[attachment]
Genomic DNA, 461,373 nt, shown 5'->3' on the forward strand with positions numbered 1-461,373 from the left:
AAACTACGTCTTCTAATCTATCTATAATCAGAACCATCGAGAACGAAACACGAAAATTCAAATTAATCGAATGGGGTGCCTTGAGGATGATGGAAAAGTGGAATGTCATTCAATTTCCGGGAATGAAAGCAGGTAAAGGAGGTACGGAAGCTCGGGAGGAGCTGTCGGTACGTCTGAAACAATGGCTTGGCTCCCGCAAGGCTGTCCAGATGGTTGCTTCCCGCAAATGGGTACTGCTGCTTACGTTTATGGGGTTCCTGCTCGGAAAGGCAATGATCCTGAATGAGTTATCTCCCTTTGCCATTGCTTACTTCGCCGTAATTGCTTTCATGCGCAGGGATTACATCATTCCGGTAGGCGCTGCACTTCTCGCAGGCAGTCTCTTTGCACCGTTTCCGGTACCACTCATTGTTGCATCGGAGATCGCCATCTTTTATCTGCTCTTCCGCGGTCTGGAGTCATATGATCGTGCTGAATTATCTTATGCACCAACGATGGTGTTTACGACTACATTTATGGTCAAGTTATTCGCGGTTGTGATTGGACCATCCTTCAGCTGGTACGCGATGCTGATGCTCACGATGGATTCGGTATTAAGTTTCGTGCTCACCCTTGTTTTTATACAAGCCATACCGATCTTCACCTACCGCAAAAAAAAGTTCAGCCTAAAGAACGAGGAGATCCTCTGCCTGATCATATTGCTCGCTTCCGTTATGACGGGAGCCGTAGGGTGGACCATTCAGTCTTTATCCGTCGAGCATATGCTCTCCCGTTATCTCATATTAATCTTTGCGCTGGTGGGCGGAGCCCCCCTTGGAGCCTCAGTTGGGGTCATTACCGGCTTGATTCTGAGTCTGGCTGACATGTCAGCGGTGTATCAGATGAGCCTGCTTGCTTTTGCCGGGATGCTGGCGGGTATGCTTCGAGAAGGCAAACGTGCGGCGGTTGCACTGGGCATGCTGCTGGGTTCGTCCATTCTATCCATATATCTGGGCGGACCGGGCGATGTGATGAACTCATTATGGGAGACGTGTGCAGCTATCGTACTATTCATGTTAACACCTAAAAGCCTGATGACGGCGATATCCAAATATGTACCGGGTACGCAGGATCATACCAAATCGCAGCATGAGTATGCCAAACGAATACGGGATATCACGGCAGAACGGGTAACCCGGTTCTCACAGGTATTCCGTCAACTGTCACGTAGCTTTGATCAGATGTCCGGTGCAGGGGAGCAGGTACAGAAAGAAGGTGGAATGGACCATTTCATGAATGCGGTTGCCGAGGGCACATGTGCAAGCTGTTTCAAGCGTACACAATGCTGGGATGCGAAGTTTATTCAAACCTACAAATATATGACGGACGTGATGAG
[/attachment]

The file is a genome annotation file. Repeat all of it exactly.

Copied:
Genomic DNA, 461,373 nt, shown 5'->3' on the forward strand with positions numbered 1-461,373 from the left:
AAACTACGTCTTCTAATCTATCTATAATCAGAACCATCGAGAACGAAACACGAAAATTCAAATTAATCGAATGGGGTGCCTTGAGGATGATGGAAAAGTGGAATGTCATTCAATTTCCGGGAATGAAAGCAGGTAAAGGAGGTACGGAAGCTCGGGAGGAGCTGTCGGTACGTCTGAAACAATGGCTTGGCTCCCGCAAGGCTGTCCAGATGGTTGCTTCCCGCAAATGGGTACTGCTGCTTACGTTTATGGGGTTCCTGCTCGGAAAGGCAATGATCCTGAATGAGTTATCTCCCTTTGCCATTGCTTACTTCGCCGTAATTGCTTTCATGCGCAGGGATTACATCATTCCGGTAGGCGCTGCACTTCTCGCAGGCAGTCTCTTTGCACCGTTTCCGGTACCACTCATTGTTGCATCGGAGATCGCCATCTTTTATCTGCTCTTCCGCGGTCTGGAGTCATATGATCGTGCTGAATTATCTTATGCACCAACGATGGTGTTTACGACTACATTTATGGTCAAGTTATTCGCGGTTGTGATTGGACCATCCTTCAGCTGGTACGCGATGCTGATGCTCACGATGGATTCGGTATTAAGTTTCGTGCTCACCCTTGTTTTTATACAAGCCATACCGATCTTCACCTACCGCAAAAAAAAGTTCAGCCTAAAGAACGAGGAGATCCTCTGCCTGATCATATTGCTCGCTTCCGTTATGACGGGAGCCGTAGGGTGGACCATTCAGTCTTTATCCGTCGAGCATATGCTCTCCCGTTATCTCATATTAATCTTTGCGCTGGTGGGCGGAGCCCCCCTTGGAGCCTCAGTTGGGGTCATTACCGGCTTGATTCTGAGTCTGGCTGACATGTCAGCGGTGTATCAGATGAGCCTGCTTGCTTTTGCCGGGATGCTGGCGGGTATGCTTCGAGAAGGCAAACGTGCGGCGGTTGCACTGGGCATGCTGCTGGGTTCGTCCATTCTATCCATATATCTGGGCGGACCGGGCGATGTGATGAACTCATTATGGGAGACGTGTGCAGCTATCGTACTATTCATGTTAACACCTAAAAGCCTGATGACGGCGATATCCAAATATGTACCGGGTACGCAGGATCATACCAAATCGCAGCATGAGTATGCCAAACGAATACGGGATATCACGGCAGAACGGGTAACCCGGTTCTCACAGGTATTCCGTCAACTGTCACGTAGCTTTGATCAGATGTCCGGTGCAGGGGAGCAGGTACAGAAAGAAGGTGGAATGGACCATTTCATGAATGCGGTTGCCGAGGGCACATGTGCAAGCTGTTTCAAGCGTACACAATGCTGGGATGCGAAGTTTATTCAAACCTACAAATATATGACGGACGTGATGAG